IMAGE: Installation view of Rachel Hecker: Group Show at Art League Houston. Photo: Jennie Ash.
According to Rachel Hecker, her latest exhibition at the Art League Houston is a “show of anomalies.” The Art League selected Hecker as its 2013 Texas Artist of the Year, and is hosting Group Show in conjunction with the honor. Hecker finds the works shown here to be “persistent and pestering, but out of context,” and outliers from the overall trajectory of her practice.
Still, perhaps defining the works as anomalies is Hecker’s acknowledgment that she is adopting painting styles, materials, and genres that have been all but banished from contemporary art. Take Winter Scene (2013) for example. At first glance, it is a rudimentary landscape painting if there ever was one. The ground gently slopes under snow-dusted fir trees, with a dense, misty white background obscuring trees in the distance.
But this is not any ordinary landscape painting: rather, it is a landscape photograph, printed onto canvas. By swapping technology for the artist’s hand, Hecker precisely marks the point at which painting as a medium fails her, for to paint this work simply would not have been real enough.
Despite being a skillful painter, this exhibition shows Hecker to be unafraid of the medium’s limitations. She embraces new technologies as a way to map painting’s prospects beyond two dimensions. In QR Code Painting (From paintings that do something) (2010), scanning the painting with a phone app downloads an image of a chimp looking at itself in a mirror. On one hand, the work is a painted matrix barcode, but with technology, it also tethers an altogether separate image to that painting.
Other works from this series don’t function as seamlessly as QR Code does. In Pixel Skull (2010), the pixels never really coalesce into a clear image of a skull (even when re-taken with camera). Anamorphic Skull (2010) doesn’t successfully condense into a compacted memento mori, as it does with the predecessor it surely refers to, Hans Holbein the Younger’s The Ambassadors from 1533. It might not matter that they don’t work. Maybe it’s the point.
Utilizing optical illusions in an art show should be goofy to the point of gracelessness. This is especially so in works like Floating Xanax (2013), a pill bottle magnetized and mechanized to spin hovering above a pedestal. But in Hecker’s hands, even disco ball motors are capable of delivering a raw emotional impact.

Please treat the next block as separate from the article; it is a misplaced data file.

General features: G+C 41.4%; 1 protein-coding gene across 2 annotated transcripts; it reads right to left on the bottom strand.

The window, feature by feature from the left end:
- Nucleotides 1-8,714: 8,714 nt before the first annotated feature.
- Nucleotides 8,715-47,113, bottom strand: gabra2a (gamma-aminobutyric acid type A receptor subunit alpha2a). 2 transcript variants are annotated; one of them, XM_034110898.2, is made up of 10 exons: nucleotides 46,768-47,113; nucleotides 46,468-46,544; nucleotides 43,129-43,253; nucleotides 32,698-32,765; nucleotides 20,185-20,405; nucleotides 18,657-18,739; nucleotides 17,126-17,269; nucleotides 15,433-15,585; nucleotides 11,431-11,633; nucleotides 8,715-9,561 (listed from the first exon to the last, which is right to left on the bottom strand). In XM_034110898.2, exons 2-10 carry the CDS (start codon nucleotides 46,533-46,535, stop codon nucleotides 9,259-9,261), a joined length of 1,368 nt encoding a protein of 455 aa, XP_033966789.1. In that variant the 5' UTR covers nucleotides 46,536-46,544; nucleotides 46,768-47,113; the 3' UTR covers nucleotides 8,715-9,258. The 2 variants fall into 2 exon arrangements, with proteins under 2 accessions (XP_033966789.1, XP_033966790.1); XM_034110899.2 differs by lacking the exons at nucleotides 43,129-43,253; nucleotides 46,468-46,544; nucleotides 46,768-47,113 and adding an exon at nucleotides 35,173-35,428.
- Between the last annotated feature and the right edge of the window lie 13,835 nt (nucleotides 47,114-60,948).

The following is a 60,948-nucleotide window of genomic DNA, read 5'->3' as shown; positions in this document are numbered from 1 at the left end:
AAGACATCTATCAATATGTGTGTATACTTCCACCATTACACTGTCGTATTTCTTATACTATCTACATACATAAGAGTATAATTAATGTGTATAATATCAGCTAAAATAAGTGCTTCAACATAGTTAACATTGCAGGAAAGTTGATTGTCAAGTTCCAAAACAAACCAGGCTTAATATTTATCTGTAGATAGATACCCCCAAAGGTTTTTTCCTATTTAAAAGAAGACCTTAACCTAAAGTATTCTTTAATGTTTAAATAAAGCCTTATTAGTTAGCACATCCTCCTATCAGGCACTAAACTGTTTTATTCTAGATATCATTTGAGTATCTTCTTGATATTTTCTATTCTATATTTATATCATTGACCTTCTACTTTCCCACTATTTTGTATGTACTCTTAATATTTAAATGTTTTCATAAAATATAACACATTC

In this way, many of the pieces become downright mesmerizing. The peanuts in Peanuts (2013) dance around, sporadically standing on point, while others vulnerably huddle around each other at the edge of a plinth. Burn Painting #2 (Series #2) (2013) is painted to look as if Hecker has burned an arced line into the canvas. Few other artists could render a destructive gesture like the burn so delicately and painstakingly. She has then, of course, lined the burn mark with glitter. With Hecker, the best works are funny, until they become deeply, obstinately moving.
Hecker often masks a work’s content with a sardonic wit, but selecting her “anomalies” as the constituents of her award exhibition may be Hecker’s wryest joke yet. In exhibiting pieces that presumably fall outside of the work she is being recognized for, the premise of the show questions the very premise of such an award. It’s especially potent commentary in light of current misgivings surrounding the art-world’s biennial culture. How long does an artist have to be working to be deemed suitably venerable for a best artist award? By what criteria and within which parameters must a body of work lie? Hecker responds with her fits and starts, and the works that continue to puzzle her. She demonstrates that an art practice is a process, not a series of finished products. Hecker may be the Texas Artist of the Year, but that doesn’t mean a thing to her.